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Expanding the Financial Professional’s Role in Divorce Cases
With just a few clicks of your mouse, your computer can provide you with countless articles on the role the financial professional can play in a divorce.
Whether acting as a neutral or an advocate, a qualified CFP®(Certified Financial Planner) practitioner can provide invaluable assistance with such issues as budgeting, asset allocation, alimony/child support scenarios and equitable distribution projections.
As I reread the preceding paragraph again, clearly the theme common to the services mentioned all relate to numbers. Whether analyzing cash flow projections, restructuring debt or calculating life insurance needs, it all comes down to numbers!
But, does the role of the financial planner have to be limited to “just the numbers”? Are there ways we as planners can look beyond the numbers to provide even more value added to our clients?
I recently finished a case where the ex-wife was now faced with the challenge of having to get back into the workforce. Like many women, my client had given up her career to stay at home, take care of the kids, and help support her ex-husband’s career (by hosting business dinners, attending business trips and conventions, etc …).
Getting back into the workforce after 26 years was overwhelming to her; questions such as “Who’s going to hire me at age 50?”, “How do I write a resume?”, “How do I even get a job interview?” were being thrown at me as rapidly as a machine gun! Instead of shrugging my shoulders and wishing her “Good Luck”, I saw this as an opportunity to provide my client with resources that could empower her as she starts a new chapter in her life.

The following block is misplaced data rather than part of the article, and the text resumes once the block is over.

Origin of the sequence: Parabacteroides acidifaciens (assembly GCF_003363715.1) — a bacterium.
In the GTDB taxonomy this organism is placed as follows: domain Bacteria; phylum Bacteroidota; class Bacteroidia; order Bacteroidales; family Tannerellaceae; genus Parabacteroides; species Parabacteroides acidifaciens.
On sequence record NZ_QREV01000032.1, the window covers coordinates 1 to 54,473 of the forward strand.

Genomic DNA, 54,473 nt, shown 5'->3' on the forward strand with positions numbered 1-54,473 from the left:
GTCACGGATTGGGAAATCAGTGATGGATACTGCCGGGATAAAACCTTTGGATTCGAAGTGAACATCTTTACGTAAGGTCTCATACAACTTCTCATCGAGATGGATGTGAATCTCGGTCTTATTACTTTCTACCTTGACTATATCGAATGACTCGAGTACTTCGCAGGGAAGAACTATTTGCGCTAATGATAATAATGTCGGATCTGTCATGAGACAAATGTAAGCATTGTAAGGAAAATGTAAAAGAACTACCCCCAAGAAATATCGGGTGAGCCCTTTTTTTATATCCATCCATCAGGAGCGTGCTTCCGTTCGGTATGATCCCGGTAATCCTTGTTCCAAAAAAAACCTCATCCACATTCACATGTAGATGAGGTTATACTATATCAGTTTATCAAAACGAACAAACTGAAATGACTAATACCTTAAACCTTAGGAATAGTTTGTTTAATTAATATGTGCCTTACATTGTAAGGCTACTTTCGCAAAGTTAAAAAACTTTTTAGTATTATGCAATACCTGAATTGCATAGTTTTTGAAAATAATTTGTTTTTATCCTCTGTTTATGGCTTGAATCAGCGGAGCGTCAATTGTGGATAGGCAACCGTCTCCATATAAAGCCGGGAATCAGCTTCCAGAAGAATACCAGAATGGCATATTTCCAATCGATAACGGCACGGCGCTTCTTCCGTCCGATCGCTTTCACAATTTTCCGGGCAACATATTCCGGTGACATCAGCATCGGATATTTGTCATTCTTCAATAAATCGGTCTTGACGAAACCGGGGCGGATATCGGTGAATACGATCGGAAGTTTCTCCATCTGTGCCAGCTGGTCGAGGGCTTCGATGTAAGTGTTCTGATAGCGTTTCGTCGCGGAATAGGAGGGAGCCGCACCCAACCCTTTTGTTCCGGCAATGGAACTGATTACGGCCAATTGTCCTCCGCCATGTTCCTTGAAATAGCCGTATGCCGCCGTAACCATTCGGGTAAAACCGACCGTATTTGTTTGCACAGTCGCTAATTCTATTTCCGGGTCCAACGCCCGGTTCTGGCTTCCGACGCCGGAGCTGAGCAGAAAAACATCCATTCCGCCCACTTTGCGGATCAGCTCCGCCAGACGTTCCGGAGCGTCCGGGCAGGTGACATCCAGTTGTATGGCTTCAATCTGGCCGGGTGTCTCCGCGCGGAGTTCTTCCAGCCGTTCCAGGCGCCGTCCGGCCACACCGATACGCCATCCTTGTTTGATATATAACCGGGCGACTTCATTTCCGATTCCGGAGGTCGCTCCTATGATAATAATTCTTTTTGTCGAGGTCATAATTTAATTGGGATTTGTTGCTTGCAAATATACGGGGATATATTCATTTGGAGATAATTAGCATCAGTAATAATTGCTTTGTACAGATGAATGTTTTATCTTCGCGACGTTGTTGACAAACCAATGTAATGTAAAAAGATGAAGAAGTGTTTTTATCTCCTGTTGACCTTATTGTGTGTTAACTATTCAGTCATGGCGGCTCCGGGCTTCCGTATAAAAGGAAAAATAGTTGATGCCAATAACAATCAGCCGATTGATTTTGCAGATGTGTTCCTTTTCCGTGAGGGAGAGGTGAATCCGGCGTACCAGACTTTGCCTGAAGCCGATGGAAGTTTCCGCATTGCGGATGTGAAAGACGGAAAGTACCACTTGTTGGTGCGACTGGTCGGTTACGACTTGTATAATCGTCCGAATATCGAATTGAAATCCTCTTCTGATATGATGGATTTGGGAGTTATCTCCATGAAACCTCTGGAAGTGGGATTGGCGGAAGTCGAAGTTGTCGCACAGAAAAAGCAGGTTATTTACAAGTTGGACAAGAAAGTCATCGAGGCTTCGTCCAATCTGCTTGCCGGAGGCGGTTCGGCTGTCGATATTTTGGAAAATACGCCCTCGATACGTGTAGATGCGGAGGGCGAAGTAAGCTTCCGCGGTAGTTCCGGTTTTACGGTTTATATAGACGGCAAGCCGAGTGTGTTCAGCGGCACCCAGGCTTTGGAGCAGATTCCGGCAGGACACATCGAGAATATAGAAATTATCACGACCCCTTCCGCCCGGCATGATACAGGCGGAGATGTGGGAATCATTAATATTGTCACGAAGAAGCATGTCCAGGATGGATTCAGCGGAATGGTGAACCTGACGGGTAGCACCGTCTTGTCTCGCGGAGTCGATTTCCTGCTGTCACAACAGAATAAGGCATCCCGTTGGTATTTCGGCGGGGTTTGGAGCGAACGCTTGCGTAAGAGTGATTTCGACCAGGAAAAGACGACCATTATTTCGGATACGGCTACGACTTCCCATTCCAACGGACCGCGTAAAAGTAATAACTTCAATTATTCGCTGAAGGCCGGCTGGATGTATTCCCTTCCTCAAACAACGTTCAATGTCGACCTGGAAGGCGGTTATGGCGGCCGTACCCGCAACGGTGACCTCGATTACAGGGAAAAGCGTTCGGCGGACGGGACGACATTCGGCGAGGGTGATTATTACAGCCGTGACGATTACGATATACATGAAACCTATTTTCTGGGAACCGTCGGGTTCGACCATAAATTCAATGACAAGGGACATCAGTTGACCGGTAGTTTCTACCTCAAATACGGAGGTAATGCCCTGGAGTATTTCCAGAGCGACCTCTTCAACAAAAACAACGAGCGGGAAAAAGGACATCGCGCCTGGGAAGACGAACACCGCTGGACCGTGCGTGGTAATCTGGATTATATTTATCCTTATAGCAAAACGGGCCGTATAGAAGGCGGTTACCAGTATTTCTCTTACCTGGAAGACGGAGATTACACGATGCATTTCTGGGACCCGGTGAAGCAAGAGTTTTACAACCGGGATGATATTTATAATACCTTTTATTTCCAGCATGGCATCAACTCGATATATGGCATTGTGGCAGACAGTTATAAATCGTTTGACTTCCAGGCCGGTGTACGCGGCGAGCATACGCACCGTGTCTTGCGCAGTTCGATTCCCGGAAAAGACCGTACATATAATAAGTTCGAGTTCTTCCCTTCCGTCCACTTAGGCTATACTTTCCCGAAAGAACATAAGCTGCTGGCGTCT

Imagine her surprise when I suggested she meet with a specialist who helps women get back into the workforce! I also referred her to a resume writer, a “dress for success” professional (who not only updated her with a new wardrobe, but also referred her to a hairstylist), and gave her a list of computer classes offered at a local community college.
With the input of all these resources, she was able to quantify her passions, narrow her job search and actively pursue a new career. It was truly exciting to see her transformation and I felt extremely grateful I was able to introduce her to qualified professionals.
Whether you work with a financial planner now, or will need one in the future (as a result of a pending divorce or some other life transition), don’t hesitate to ask what services they offer “beyond the numbers” … you might be pleasantly surprised!
Rochelle Forster and Craig Hydahl offer securities through AXA Advisors, LLC (NY, NY 212-314-4600), member FINRA, SIPC, offer investment advisory products and services through AXA Advisors, LLC, an investment advisor registered with the SEC, and offer annuity and insurance products through AXA Network, LLC. AXA Advisors and its affiliates and associates do not provide tax, accounting or legal advice or services. You should consult with your own tax and legal advisors regarding your particular circumstances. Certified Financial Planner Board of Standards Inc. owns the certification marks CFP®, Certified Financial Planner™ and CFP® in the U.S. R.I.C.H. Planning Group, LLC is not owned or operated by AXA Advisors or AXA Network. AXA Advisors Financial Professionals may transact business, which includes offering products and services and/or responding to inquiries, only in state(s) in which they are properly registered and/or licensed]
In New Jersey, a separation agreement is any legal document signed by both spouses outlining the terms of the separation. Subjects resolved in a separation agreement can include child support, child custody, debt allocation and asset distribution. Notarizing the document ensures its validity, since there is no such case-type in New Jersey that provides for a "legal separation." Spouses wanting child support during the separation period, however, must file a claim with the New Jersey probation department.
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